4 Matching Annotations
  1. Oct 2017
    1. Also the whole of his Slaves amounting to 57 in number.

      This sentence really shows the dichotomy of the present and the past. It is clearly demonstrated that the slaves are not seen as people, but are instead seen as property. The word "also," while being used to show the end of a list, also subtly says that slaves are afterthoughts, even when speaking of properties.

    2. The 1st. duty enjoined on them was to enquire & report a site in some convenient & proper part of the state for an University, to be called the “University of Virginia.”

      I find it very intriguing that the very first task of the commissioners was to look for a site for the school, rather than going over the ideals, values, and goals that are mentioned later on in the report. I read that Jefferson wanted the site to be so beautiful and the school to gain such notoriety that people from even out of state would "drink of the cup of knowledge". Having the physical site in mind could have given the commissioners the motivation and inspiration to set values for the future university.

    3. virtue to others & of happiness within themselves

      Aristotle wrote in Niccomachean Ethics that living virtuously is the key to happiness. Therefore, its especially intriguing to see virtue and happiness mentioned together but not defining each other in the university's objective. The separation is important in distinguishing that Aristotle's understanding of happiness is not the only one there is. Classically, there are many views from many schools: stoics, hedonists, Buddhists, ect. In fact, there is a general lack of clarity as to what happiness is in our collective understanding as a society. The lack of clarification as to what happiness is and the distinction between the two shows that although the university (and perhaps Thomas Jefferson) intends each student to find their own meaning of happiness while retaining the essential quality of being virtuous.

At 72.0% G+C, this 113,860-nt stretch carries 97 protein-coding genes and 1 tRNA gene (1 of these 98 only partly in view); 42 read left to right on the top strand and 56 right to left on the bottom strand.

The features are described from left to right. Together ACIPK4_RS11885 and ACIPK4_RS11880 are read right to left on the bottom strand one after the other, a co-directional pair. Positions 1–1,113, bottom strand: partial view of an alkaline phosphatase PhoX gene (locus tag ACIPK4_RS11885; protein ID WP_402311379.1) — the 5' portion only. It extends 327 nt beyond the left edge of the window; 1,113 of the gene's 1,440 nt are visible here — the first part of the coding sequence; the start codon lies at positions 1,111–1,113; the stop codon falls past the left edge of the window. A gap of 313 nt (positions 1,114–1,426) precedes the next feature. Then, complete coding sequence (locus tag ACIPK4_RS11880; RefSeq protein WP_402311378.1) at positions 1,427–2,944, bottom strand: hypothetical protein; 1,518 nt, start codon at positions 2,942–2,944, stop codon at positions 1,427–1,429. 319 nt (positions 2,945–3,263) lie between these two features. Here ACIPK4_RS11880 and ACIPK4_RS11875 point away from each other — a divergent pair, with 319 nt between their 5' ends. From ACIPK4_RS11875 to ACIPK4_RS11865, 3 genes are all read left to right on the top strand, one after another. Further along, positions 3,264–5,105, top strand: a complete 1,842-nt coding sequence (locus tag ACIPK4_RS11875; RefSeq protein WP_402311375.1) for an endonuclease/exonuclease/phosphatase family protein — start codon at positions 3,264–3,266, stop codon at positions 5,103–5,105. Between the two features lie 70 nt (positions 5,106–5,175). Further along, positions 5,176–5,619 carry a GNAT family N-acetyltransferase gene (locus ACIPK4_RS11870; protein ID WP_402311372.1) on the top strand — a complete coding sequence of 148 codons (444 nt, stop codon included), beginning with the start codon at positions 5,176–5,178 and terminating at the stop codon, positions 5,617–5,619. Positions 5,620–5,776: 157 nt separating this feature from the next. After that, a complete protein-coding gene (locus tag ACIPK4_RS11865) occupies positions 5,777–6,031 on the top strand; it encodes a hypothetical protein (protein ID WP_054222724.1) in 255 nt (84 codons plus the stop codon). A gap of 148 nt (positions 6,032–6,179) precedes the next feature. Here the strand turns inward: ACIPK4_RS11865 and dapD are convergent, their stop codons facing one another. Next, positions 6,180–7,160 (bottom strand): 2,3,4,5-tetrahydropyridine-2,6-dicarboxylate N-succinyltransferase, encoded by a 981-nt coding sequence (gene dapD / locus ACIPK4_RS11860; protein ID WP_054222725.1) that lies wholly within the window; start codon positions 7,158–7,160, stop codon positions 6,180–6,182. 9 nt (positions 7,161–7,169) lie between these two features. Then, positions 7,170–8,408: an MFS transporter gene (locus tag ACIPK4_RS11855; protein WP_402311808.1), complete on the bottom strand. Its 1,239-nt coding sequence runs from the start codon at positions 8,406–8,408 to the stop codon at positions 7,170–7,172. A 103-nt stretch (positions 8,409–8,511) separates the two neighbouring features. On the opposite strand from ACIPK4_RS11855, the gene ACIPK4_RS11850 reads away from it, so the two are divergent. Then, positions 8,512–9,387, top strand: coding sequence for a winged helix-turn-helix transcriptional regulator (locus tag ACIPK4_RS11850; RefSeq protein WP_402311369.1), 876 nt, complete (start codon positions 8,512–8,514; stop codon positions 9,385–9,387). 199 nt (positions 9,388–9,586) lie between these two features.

4. observe with intelligence & faithfulness all the social relations under which he shall be placed.

      By observe, it is unclear whether a student is expected to passively notice or comply with the social relations he is exposed to during his time. Both of which are completely valid definitions and applications of the word "observe" in the dictionary. Of course the student could observe social issues at the time such as slavery and women's inequality; However, if he does not act on observed social issues that do not affect him, then did the institution fail to instill a complete education in him (as "education generates a habit of application") or has he failed as a student? Whether a student in an institution is being taught to observe to develop theories which lead him to a better understanding of social relations or observe to act on his set of beliefs is still relevant today. Of course institutions of higher learning today are more explicit about teaching students to employ action, be proactive, but the discussion of practicality and usefulness of information taught or developed at universities still revolve around this one objective.